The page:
• My point wasn’t to say that we can’t make a difference (and yes we should enforce the laws we already have). Just that there’s a limit to how effective we can be. We could create a police state for ourselves and have little violent crime (if, for instance, we turned all our schools into armed fortresses). And still, if someone with a serious mental illness who had not yet harmed anyone wanted to plan an elaborate spree, he could probably make it happen.

  • Hello Mrs. Jaquith!

    You’ve done a great job with your son Waldo! Even though he and I butt heads all the time on issues, he does a bang up job keeping this alternate news source and citizens’ forum up to date.

    My take on this and simiar/derivative problems is that we are always quick to discuss the “band-aid” solutions (gun control), but not the real sources. Those that can’t compete are too quickly assigned the despised “loser” stigma. There needs to be value creation and acceptance of lesser positions in our society. This is not a good way of life. Rewarding success – and by consequence anyone with the appearance of success, i.e rich folks and their descendents – is at the root of dysfunction. Check out William Gates Senior for his positions on these and other subjects. For a tiny video snippet to get you interested in this man:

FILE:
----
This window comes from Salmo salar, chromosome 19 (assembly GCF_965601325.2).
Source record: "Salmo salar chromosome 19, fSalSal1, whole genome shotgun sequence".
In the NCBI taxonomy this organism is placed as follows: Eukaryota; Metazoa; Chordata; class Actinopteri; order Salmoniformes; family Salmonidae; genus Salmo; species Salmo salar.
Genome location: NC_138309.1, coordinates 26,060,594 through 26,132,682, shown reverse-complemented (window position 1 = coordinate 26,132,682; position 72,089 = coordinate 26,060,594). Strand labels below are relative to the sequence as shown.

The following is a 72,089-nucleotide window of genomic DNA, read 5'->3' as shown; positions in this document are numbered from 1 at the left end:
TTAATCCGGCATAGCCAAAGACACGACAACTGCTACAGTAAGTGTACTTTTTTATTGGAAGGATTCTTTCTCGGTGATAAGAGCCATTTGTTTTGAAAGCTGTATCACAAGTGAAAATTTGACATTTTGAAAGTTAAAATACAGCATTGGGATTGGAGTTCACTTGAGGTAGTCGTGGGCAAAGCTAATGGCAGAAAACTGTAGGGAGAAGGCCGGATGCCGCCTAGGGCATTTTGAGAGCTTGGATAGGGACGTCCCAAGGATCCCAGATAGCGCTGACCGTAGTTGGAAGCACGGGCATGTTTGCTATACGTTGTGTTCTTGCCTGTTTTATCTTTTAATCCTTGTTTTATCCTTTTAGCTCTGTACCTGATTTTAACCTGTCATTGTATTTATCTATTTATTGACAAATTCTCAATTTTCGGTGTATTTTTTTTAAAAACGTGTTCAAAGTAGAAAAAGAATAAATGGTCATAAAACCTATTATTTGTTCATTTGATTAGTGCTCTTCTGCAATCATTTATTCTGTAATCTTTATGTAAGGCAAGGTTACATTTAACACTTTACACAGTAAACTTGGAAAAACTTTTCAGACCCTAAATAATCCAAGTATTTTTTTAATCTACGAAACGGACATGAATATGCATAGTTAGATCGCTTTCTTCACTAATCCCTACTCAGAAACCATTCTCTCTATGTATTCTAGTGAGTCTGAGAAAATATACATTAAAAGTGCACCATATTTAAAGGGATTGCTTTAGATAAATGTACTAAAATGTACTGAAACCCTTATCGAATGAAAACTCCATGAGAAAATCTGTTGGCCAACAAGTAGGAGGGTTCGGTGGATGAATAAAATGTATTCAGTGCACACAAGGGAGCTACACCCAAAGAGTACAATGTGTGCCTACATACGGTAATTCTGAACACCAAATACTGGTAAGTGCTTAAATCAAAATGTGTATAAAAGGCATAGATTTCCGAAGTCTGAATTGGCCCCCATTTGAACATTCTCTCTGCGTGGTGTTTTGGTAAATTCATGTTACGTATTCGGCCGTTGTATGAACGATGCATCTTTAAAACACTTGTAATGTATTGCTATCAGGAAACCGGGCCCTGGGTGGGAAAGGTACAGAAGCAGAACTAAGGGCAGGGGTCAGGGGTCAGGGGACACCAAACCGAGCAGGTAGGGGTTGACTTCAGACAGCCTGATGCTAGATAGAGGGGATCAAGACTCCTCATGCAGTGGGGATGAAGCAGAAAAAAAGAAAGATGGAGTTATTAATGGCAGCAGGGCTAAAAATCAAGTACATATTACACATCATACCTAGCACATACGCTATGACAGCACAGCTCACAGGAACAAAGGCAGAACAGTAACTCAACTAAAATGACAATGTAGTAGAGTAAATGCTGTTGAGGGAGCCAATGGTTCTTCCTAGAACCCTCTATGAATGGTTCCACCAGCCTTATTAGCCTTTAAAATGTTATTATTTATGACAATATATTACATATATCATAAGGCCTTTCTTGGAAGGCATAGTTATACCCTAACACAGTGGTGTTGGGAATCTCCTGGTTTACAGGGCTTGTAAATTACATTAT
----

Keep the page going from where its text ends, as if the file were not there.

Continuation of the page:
http://www.c4ej.org/wgs.html

  • I meant to write “rewarding ONLY the appearance of success” in the above post… MY bug…

  • Kristopher Rikken

    The loser stigma is a tough nut to crack, and unlike liberal gun laws, I’d be really naive to say that it only exists in the States.

    One reaction I have when an event like last week’s happens is boy, I’d love to go back in time, not to throw my body in the way of bullets or anything, but to “befriend” Cho — months, years before the fact.

    I remember I was asked by my middle school principal to befriend a person who was the object of exclusion and who might in this day and age be considered on the fast track to shooterdom.

    At the time, I already had a fairly spontaneous sensibility toward life — not that I would have been able to label it as such, but I did wonder out loud how I would go about making a friend like that, artificially, and without revealing that the principal had asked me to. Anyway, I complied best I could. No lasting bond was formed but it led to other social contacts. I think he turned out OK. Probably would have in any case.